Café Spice Namaste, London
On our adventures across the world, each country has their own version of what Indian food is. In the UK today, Indian food is massive with National Curry Week celebrating more than 200 years of Indian restaurants in the UK this year. We were invited to meet super Chef Cyrus Todiwala OBE DL to talk about Indian cooking and to also try the imaginative food at his restaurant, Café Spice Namasté.
Cyrus and Pervin Todiwala’s family-run Indian restaurant near Tower Bridge has been open since 1995. On a rainy November Saturday, the room is packed full of locals, regulars and those in the know. Looking at the menu, what amazed us were the broad range of ingredients on offer. Alongside the main menu, there is also always a seasonal menu which included game meatballs (made with grouse, pheasant, mallard, venison and partridge), pheasant tikka, British apple bhaji and much more.
Cyrus takes ingredients very seriously using local British produce from hand-picked suppliers, many of which only supplying one or two items. Cyrus said, “Ingredients are the main basis upon which we build our cuisine and menu, and are therefore crucial. They have a major impact on the quality, taste and ‘personality’ of the food we prepare.”
Make sure you try the home made pickles to start off. For starters, a goat Dosa hit the mark. A white lentil & rice pancake filled with diced goat in a thick curried yoghurt made sharing very difficult! The other highlight was a salmon tikka from the highlands of Scotland marinated in a delicate green masala sauce. If you are in a group, ask for the mixed grill where you can sample all the tikkas.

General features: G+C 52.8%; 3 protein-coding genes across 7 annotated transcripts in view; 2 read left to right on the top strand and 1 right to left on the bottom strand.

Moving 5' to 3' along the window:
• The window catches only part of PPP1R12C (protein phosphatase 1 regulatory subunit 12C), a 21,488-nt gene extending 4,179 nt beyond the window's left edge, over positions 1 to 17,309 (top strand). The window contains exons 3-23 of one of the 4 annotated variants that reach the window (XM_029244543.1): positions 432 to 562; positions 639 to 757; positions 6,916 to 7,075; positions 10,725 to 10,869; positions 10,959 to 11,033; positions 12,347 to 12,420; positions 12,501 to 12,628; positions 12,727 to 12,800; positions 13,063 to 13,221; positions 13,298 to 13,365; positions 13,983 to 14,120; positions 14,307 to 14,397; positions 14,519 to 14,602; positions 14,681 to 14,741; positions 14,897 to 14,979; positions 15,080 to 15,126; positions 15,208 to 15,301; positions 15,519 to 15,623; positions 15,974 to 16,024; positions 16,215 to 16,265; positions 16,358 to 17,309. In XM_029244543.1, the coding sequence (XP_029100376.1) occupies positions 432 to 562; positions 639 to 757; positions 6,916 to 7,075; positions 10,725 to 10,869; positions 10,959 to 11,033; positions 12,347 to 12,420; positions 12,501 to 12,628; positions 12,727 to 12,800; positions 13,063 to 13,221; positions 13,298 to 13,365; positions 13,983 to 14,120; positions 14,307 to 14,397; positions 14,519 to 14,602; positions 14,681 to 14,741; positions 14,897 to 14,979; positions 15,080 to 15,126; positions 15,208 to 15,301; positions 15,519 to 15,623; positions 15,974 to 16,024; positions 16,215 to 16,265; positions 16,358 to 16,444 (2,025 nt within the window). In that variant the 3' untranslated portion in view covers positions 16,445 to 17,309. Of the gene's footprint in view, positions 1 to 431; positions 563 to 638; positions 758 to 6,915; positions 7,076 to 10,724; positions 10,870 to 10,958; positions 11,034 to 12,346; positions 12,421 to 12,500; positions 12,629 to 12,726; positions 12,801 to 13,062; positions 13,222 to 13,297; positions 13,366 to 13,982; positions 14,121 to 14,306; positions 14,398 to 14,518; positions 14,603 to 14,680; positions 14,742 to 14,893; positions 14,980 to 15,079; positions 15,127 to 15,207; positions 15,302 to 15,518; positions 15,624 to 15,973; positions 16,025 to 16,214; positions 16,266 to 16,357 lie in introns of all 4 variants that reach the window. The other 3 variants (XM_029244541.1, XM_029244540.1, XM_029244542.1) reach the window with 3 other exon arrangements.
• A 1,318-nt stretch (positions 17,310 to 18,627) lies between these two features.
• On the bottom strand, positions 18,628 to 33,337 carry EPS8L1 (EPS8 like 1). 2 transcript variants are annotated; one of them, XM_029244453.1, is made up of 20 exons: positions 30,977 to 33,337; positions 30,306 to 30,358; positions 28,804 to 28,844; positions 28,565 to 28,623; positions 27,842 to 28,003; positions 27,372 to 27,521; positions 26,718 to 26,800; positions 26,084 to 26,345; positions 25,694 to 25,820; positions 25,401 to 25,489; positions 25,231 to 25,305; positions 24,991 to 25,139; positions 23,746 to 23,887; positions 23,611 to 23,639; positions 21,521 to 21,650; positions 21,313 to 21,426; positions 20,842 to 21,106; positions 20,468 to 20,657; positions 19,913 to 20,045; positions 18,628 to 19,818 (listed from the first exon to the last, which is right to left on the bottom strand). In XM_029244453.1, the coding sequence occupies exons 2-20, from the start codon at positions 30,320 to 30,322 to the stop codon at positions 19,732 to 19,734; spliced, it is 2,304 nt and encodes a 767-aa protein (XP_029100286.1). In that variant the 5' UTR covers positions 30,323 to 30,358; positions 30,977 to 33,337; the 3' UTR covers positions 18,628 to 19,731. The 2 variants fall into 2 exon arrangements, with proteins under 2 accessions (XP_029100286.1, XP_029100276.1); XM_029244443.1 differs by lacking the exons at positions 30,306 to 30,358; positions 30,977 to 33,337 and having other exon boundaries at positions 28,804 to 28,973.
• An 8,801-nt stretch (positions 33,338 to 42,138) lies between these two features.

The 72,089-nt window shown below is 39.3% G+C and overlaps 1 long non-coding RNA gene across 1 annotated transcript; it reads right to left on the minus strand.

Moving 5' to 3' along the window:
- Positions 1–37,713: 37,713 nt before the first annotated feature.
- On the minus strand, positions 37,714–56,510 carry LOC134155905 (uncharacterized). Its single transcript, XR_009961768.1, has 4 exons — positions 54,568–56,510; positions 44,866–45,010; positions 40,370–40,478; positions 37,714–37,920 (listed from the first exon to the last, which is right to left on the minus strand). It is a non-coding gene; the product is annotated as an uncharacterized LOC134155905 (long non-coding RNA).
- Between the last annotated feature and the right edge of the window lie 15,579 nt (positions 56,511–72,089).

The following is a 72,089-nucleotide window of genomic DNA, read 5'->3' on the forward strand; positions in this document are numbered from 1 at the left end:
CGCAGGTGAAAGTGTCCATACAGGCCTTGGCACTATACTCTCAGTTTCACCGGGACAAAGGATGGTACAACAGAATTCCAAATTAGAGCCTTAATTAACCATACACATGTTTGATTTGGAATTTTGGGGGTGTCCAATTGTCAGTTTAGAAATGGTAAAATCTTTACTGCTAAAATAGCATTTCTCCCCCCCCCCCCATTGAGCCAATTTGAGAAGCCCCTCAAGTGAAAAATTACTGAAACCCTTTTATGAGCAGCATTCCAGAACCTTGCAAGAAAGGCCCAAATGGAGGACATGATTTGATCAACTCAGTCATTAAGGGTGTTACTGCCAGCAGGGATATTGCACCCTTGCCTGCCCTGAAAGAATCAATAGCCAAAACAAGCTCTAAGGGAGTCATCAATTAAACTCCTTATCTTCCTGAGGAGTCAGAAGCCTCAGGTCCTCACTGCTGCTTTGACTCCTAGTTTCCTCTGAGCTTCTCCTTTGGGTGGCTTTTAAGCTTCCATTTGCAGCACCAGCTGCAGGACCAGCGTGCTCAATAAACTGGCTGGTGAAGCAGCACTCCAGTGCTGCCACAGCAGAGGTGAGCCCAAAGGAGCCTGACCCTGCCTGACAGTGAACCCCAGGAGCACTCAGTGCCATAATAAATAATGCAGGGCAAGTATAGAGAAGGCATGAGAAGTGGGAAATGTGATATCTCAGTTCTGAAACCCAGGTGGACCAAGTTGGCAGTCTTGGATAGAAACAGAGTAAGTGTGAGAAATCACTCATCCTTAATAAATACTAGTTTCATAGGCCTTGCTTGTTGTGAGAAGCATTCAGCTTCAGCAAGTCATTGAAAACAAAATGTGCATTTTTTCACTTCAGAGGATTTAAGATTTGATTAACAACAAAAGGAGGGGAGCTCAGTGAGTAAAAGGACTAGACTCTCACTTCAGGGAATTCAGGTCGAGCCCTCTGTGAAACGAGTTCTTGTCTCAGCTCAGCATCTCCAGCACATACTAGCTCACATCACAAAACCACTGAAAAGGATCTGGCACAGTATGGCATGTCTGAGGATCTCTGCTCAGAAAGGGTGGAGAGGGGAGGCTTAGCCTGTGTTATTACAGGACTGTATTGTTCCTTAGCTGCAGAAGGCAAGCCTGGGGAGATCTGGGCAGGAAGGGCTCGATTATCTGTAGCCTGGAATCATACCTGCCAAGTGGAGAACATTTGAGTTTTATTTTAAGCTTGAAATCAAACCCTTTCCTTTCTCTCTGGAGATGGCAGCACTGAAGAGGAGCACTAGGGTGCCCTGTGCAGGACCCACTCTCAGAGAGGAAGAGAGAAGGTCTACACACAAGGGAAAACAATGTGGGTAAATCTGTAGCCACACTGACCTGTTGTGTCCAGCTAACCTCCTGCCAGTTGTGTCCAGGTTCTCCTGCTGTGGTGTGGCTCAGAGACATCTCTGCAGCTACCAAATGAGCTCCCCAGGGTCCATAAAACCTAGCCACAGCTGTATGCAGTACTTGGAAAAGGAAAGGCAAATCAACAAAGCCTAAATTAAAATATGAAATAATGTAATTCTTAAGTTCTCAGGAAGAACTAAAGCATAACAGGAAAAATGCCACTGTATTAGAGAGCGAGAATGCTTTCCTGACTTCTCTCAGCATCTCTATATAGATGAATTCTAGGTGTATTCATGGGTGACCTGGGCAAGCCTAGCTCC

The term vindaloo is often associated with tears and having to down a glass of milk in pain to show off your chilli prowess. Here, the real pork vindaloo is on the menu and it’s hot but not fiery hot with the deep chilli flavour coming through. My vegetarian companion particularly loved the smoked aubergine cooked with shallots, tomato & yoghurt and the lentils sizzled with chopped garlic and cumin.
After dinner we asked Cyrus what was next for Indian cuisine. He said, “Indian cuisine has great heritage and culinary background. I feel that lots of new regional restaurants will emerge. What restaurants must also realise is that dining habits are changing and they must keep abreast of new developments including allergies, better sourcing and sustainability.”
Overall, what struck us most was that Café Spice is so authentically different. Cyrus and Pervin have built an award-winning institution, holding a coveted Michelin BIB Gourmand for 18 years which says a lot about the experience, which is what this was – an experience. Dinner was like a voyage of discovery which we want to go on again and again.